Huh? Do you mean that it's AKC blood that gets into the UKC and (to a much lesser extent), the ADBA dogs? Once you breed an AKC dog to a UKC-only or ADBA-only dog, it is NOT registerable by AKC...

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Postby Romanwild » March 17th, 2006, 11:26 am

Carla wrote:
Romanwild wrote:The UKC allows them to register. That means that there is UKC and ADBA blood that comes back into the AKC. HAAA!


Huh? Do you mean that it's AKC blood that gets into the UKC and (to a much lesser extent), the ADBA dogs? Once you breed an AKC dog to a UKC-only or ADBA-only dog, it is NOT registerable by AKC...

Carla


I understand that it's a one way street if the AKC is bred to a ukc/adba only dog BUT there are many other variations that can occur and do.

They are all pit bulls. This is silly. :|
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Postby Carla » March 17th, 2006, 11:30 am

cheekymunkee wrote:I believe they are all APBT too. The AST starting foundation was the APBT, no other breed was added in order to create the AST, therefor they are STILL APBT, just with a different name.




Nothing was added to the English Foxhound to get the American Foxhound. There ARE differences in the two, differences in type because of selective breeding and this is enough, whether you agree with it or not, to create a different "breed". Same for English and American Cocker.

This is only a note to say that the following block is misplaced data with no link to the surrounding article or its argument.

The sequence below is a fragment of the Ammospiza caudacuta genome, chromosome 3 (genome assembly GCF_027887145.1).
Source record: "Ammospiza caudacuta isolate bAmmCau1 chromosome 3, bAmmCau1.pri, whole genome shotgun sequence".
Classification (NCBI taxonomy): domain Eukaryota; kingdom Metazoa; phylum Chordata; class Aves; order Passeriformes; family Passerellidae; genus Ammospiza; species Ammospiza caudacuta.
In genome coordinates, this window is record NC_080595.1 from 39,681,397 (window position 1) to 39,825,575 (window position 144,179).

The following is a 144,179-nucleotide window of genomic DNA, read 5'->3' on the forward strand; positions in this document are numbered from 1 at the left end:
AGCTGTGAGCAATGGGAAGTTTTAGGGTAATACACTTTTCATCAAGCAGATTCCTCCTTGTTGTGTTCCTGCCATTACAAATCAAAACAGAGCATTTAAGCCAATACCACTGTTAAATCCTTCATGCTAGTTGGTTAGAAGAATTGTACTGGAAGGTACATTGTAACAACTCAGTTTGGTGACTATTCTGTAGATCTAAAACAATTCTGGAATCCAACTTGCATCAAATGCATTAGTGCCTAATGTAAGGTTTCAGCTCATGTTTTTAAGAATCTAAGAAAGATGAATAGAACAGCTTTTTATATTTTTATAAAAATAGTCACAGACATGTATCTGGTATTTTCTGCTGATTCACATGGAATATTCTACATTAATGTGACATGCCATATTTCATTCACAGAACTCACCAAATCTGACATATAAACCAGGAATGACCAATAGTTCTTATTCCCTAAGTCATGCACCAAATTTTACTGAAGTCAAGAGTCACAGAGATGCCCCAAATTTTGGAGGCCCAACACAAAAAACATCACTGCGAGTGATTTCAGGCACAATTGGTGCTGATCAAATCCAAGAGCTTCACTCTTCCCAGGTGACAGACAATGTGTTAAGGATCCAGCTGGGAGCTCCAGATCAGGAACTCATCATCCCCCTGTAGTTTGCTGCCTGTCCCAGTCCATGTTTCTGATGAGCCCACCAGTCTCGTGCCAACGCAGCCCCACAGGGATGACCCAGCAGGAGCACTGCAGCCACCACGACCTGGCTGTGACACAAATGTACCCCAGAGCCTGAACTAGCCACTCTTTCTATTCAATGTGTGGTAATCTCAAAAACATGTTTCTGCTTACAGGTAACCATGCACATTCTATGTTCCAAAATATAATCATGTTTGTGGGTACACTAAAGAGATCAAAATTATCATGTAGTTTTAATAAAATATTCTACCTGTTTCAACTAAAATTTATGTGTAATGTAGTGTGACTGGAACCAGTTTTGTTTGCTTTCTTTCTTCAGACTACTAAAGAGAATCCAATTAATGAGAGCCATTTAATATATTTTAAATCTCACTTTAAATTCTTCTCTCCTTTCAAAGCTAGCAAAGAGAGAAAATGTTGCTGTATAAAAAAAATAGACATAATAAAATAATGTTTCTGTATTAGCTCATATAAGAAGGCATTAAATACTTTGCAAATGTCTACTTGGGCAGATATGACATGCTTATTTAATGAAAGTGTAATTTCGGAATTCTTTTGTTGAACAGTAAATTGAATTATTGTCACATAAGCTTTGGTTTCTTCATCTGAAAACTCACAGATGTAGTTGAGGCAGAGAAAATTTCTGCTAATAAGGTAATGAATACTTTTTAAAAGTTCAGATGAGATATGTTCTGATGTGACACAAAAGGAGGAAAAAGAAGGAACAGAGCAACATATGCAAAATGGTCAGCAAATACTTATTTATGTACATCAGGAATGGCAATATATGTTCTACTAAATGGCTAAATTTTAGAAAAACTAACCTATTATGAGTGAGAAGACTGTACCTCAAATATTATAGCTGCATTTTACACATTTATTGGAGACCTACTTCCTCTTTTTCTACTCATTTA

The Norwich Terrier used to consist of individuals with prick ears and some with drop ears. A new "breed" was created when the British Kennel Club recognized the drop eared as the Norfolk Terrier.

The AKC book states about the Harrier, "it is a smaller edition of the Foxhound, developed by selective breeding." Again, selective breeding for differences in type CAN produce a new breed - according to the registries anyway.

So, obviously it CAN take very little to create a new "breed". Registries have done it for a long time.


I see the UKC/AKC dogs being the same breed essentially (with some really bad un-typey individuals in BOTH registries!). UKC is full of the AKC dogs and I would consider Stafs and UKC Pits as the same breed. The "game-bred" type dogs really ARE different-looking for the most part (AND differently pedigreed) and are a different breed to me (these would be the ADBA dogs).

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Postby mnp13 » March 17th, 2006, 12:29 pm

Carla wrote:
Romanwild wrote:The UKC allows them to register. That means that there is UKC and ADBA blood that comes back into the AKC. HAAA!


Huh? Do you mean that it's AKC blood that gets into the UKC and (to a much lesser extent), the ADBA dogs? Once you breed an AKC dog to a UKC-only or ADBA-only dog, it is NOT registerable by AKC...

Carla


You're playing alphabet soup here.